For many Americans, the World Cup is always half empty. Football, or as we actually call it “soccer” does not have the same status in the US as it does in most other parts of the world. During any of the “Cups,” my indifference to soccer adds one more measure of distance between me and, well, everyone else in Croatia.
In the rest of the world soccer is played by the poorest of the poor. This makes sense given all you need to play the game is a ball, point A and point B. No fancy equipment is required. Yet, in the US, soccer is largely a white, suburban sport. We even have the national caricature of the “soccer mom” which is typically a white, suburban woman, middle class, who drives her kids to soccer practice and soccer games in a large SUV.
It’s for Babies and Babes
Soccer in the US is a sport for little kids and girls. The idea of football hooligans and tough football fan clubs is a little bit amusing from an American perspective. Our major fans are parents cheering their seven-year-olds on at the sidelines of some field on an early Saturday morning: to go cups of coffee in hand, blankets to battle the October chill, and folding lawn chairs to sit on. Or it conjures a team of suburban girl high-schoolers. Terrifying. Bad Blue Boys? In the US it would be more like the Bad Blue Babies, or the Bad Blue Babes.
For Americans soccer is just too simple to be considered a proper sport. We like to complicate our leisure activities. Look at baseball. Soccer’s rules are easy: kick the ball into the goal and score. Whoever gets the most points wins. Now Baseball: the pitcher pitches the ball, the batter can swing and A) hit the ball; B) miss, in which case it’s a strike, and three strikes are allowed; C) not swing, determining the pitch is out of bounds in which case it’s a ball. And you get four of those. What? And I didn’t even mention scoring, outs or innings.
And a Touchdown
America’s true national past time is American football, a game that is rarely played with one’s feet and with what could barely be called a ball. This game is complicated: there are things called downs, a line of scrimmage, and big beefy dudes bashing into each other. Not too mention points are scored in intervals of six for some reason. Except the extra point, that’s only worth one. Huh? Exactly.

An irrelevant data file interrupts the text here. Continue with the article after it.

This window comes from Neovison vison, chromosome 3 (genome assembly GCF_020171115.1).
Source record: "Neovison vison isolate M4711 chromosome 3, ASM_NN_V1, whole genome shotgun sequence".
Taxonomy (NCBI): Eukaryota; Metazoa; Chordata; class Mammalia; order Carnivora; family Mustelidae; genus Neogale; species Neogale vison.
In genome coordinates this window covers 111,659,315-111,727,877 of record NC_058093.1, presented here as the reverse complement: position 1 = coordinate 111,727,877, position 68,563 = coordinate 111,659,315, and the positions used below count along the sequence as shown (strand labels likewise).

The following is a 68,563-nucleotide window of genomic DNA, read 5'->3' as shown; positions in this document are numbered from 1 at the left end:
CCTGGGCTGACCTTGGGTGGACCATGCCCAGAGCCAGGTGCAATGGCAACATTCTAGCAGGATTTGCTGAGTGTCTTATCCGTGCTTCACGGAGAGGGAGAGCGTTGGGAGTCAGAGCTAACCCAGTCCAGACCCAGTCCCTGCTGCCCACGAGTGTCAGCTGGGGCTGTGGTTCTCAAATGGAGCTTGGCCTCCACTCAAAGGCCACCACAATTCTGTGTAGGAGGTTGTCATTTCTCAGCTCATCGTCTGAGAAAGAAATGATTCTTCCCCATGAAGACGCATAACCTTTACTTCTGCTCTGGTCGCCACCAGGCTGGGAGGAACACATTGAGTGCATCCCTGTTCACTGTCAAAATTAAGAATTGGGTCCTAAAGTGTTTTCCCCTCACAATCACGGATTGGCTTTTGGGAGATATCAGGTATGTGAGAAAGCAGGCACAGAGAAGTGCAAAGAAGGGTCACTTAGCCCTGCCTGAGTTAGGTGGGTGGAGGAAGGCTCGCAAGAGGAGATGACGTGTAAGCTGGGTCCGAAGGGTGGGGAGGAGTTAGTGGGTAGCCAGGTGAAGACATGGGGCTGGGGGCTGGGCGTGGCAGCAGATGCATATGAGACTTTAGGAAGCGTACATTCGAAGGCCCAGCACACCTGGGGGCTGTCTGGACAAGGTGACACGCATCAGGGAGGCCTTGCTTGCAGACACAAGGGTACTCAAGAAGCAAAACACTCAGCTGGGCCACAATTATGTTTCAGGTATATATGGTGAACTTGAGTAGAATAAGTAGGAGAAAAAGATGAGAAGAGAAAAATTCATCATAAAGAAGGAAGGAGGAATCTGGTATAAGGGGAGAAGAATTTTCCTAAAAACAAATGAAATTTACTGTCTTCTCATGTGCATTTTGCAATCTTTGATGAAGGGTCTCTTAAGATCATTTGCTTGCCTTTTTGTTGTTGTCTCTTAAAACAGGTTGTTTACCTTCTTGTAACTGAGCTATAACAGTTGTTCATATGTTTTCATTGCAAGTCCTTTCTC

An Elegant Game
Though many of my compatriots see soccer as too simple, one thing I’ve learned to appreciate after living Croatia over the years, is the game’s elegance. The constant flow between the two teams, the ball being batted back and forth, back forth creates a quiet, rising tension. Not unlike that of a couple who has yet to kiss for the first time. The ball dances dangerously close to the goal, hesitates, moves back, comes forward again, until finally: SCORE! In that moment you are awash with sweet relief and heart-swelling triumph.
And since soccer is almost meaningless in the US, it causes me no moral dilemmas or divided sense of duty supporting Croatia in Brazil this year.
A hrvatski zet raised in Tulsa, Oklahoma, I am frequently shocked, confused, and pleasantly surprised about the differences between life in America and life in Croatia. This blog is an attempt to understand many of those differences. As a member of the English staff of the International Program of Croatian Radio - on the Voice of Croatia, I’m hoping to explain Croatia to the English speaking community, and maybe explain some of the English speaking world to Croatians. I also write another blog with similar themes called Zablogreb.